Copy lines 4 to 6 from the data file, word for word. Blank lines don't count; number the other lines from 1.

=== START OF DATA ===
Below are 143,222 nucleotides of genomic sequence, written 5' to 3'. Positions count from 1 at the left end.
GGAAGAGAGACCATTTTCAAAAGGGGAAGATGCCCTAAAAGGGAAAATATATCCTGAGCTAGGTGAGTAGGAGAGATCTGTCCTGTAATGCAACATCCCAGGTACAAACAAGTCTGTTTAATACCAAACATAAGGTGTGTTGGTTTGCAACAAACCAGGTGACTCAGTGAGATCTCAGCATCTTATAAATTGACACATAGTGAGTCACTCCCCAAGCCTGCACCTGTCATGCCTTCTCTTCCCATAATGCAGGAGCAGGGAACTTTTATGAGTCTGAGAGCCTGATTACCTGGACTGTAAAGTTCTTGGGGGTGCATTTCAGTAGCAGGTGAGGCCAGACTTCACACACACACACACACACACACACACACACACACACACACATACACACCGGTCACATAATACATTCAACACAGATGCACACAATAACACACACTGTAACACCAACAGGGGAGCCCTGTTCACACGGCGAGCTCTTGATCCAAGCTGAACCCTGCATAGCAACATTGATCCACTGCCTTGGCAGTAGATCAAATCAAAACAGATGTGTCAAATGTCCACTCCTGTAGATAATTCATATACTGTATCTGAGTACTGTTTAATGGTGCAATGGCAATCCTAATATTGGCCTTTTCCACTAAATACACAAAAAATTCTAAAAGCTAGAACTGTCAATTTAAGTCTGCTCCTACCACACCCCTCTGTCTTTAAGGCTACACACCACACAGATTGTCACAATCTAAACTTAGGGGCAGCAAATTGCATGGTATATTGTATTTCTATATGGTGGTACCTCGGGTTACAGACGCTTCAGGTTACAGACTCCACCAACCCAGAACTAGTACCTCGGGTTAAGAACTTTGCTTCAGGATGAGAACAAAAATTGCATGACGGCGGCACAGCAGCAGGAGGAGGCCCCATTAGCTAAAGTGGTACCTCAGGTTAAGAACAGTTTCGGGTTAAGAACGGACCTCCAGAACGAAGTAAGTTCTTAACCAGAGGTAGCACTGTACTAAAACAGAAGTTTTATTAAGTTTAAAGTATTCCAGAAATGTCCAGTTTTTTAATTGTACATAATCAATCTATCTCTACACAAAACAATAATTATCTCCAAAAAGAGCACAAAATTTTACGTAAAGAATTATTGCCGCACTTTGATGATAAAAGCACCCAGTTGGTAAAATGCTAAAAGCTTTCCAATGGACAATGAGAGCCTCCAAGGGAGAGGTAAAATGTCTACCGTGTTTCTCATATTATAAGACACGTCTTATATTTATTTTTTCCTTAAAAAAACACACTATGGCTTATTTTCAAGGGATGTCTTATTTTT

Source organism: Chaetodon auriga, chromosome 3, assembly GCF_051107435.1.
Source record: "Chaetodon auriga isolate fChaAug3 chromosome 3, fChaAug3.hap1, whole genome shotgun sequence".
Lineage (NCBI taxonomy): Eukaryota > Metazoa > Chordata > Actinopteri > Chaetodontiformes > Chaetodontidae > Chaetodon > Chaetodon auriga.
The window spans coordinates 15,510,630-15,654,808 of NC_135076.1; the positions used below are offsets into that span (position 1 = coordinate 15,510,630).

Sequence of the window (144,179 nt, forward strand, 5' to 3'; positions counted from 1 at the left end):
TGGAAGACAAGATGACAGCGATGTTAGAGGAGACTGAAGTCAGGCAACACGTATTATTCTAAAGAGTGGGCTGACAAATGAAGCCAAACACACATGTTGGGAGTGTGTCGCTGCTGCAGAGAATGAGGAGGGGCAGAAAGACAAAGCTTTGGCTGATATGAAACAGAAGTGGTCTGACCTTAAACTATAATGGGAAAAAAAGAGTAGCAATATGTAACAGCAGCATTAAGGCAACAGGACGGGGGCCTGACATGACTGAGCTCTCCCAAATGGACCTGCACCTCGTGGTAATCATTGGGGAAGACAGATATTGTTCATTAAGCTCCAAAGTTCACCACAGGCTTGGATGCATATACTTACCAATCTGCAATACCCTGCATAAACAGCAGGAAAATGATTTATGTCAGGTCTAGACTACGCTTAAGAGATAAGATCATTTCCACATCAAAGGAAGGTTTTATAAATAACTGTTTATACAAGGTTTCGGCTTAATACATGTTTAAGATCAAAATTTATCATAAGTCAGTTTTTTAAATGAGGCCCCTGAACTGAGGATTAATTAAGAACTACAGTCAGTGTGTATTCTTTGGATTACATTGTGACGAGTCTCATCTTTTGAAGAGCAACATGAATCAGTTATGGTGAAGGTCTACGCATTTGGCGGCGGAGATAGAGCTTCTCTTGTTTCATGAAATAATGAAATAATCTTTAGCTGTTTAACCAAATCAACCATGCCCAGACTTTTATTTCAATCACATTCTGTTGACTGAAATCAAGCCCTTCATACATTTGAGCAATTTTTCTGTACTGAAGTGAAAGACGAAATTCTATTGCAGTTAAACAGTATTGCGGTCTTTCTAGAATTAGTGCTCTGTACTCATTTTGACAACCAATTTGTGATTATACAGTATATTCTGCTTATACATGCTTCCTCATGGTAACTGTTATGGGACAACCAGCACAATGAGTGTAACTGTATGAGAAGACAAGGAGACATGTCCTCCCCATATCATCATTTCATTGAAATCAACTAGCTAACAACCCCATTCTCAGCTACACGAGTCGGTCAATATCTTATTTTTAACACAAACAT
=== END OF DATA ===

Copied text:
Source record: "Chaetodon auriga isolate fChaAug3 chromosome 3, fChaAug3.hap1, whole genome shotgun sequence".
Lineage (NCBI taxonomy): Eukaryota > Metazoa > Chordata > Actinopteri > Chaetodontiformes > Chaetodontidae > Chaetodon > Chaetodon auriga.
The window spans coordinates 15,510,630-15,654,808 of NC_135076.1; the positions used below are offsets into that span (position 1 = coordinate 15,510,630).